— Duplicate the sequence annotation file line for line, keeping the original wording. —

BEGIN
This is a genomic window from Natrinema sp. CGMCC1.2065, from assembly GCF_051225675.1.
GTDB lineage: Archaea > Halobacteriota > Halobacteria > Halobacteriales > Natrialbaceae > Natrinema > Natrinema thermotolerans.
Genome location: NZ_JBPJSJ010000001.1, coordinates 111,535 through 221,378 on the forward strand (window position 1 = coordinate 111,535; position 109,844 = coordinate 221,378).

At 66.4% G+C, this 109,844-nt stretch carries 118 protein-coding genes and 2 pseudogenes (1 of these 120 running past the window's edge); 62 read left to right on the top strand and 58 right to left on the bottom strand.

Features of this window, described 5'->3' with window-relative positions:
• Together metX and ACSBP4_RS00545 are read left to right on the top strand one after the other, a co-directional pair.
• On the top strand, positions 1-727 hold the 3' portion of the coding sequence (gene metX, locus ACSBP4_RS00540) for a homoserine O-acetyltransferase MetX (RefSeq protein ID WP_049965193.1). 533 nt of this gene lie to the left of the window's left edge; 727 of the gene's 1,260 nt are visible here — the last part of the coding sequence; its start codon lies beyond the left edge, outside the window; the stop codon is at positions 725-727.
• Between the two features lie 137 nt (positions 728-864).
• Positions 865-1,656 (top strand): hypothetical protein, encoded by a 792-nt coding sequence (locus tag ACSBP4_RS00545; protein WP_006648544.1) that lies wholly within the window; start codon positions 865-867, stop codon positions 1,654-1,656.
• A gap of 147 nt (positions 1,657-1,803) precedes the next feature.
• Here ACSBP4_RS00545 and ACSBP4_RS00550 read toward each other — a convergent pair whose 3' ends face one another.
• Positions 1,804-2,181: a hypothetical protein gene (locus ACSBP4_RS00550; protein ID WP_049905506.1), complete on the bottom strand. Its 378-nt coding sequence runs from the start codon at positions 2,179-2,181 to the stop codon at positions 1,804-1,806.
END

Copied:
This is a genomic window from Natrinema sp. CGMCC1.2065, from assembly GCF_051225675.1.
GTDB lineage: Archaea > Halobacteriota > Halobacteria > Halobacteriales > Natrialbaceae > Natrinema > Natrinema thermotolerans.
Genome location: NZ_JBPJSJ010000001.1, coordinates 111,535 through 221,378 on the forward strand (window position 1 = coordinate 111,535; position 109,844 = coordinate 221,378).

At 66.4% G+C, this 109,844-nt stretch carries 118 protein-coding genes and 2 pseudogenes (1 of these 120 running past the window's edge); 62 read left to right on the top strand and 58 right to left on the bottom strand.

Features of this window, described 5'->3' with window-relative positions:
• Together metX and ACSBP4_RS00545 are read left to right on the top strand one after the other, a co-directional pair.
• On the top strand, positions 1-727 hold the 3' portion of the coding sequence (gene metX, locus ACSBP4_RS00540) for a homoserine O-acetyltransferase MetX (RefSeq protein ID WP_049965193.1). 533 nt of this gene lie to the left of the window's left edge; 727 of the gene's 1,260 nt are visible here — the last part of the coding sequence; its start codon lies beyond the left edge, outside the window; the stop codon is at positions 725-727.
• Between the two features lie 137 nt (positions 728-864).
• Positions 865-1,656 (top strand): hypothetical protein, encoded by a 792-nt coding sequence (locus tag ACSBP4_RS00545; protein WP_006648544.1) that lies wholly within the window; start codon positions 865-867, stop codon positions 1,654-1,656.
• A gap of 147 nt (positions 1,657-1,803) precedes the next feature.
• Here ACSBP4_RS00545 and ACSBP4_RS00550 read toward each other — a convergent pair whose 3' ends face one another.
• Positions 1,804-2,181: a hypothetical protein gene (locus ACSBP4_RS00550; protein ID WP_049905506.1), complete on the bottom strand. Its 378-nt coding sequence runs from the start codon at positions 2,179-2,181 to the stop codon at positions 1,804-1,806.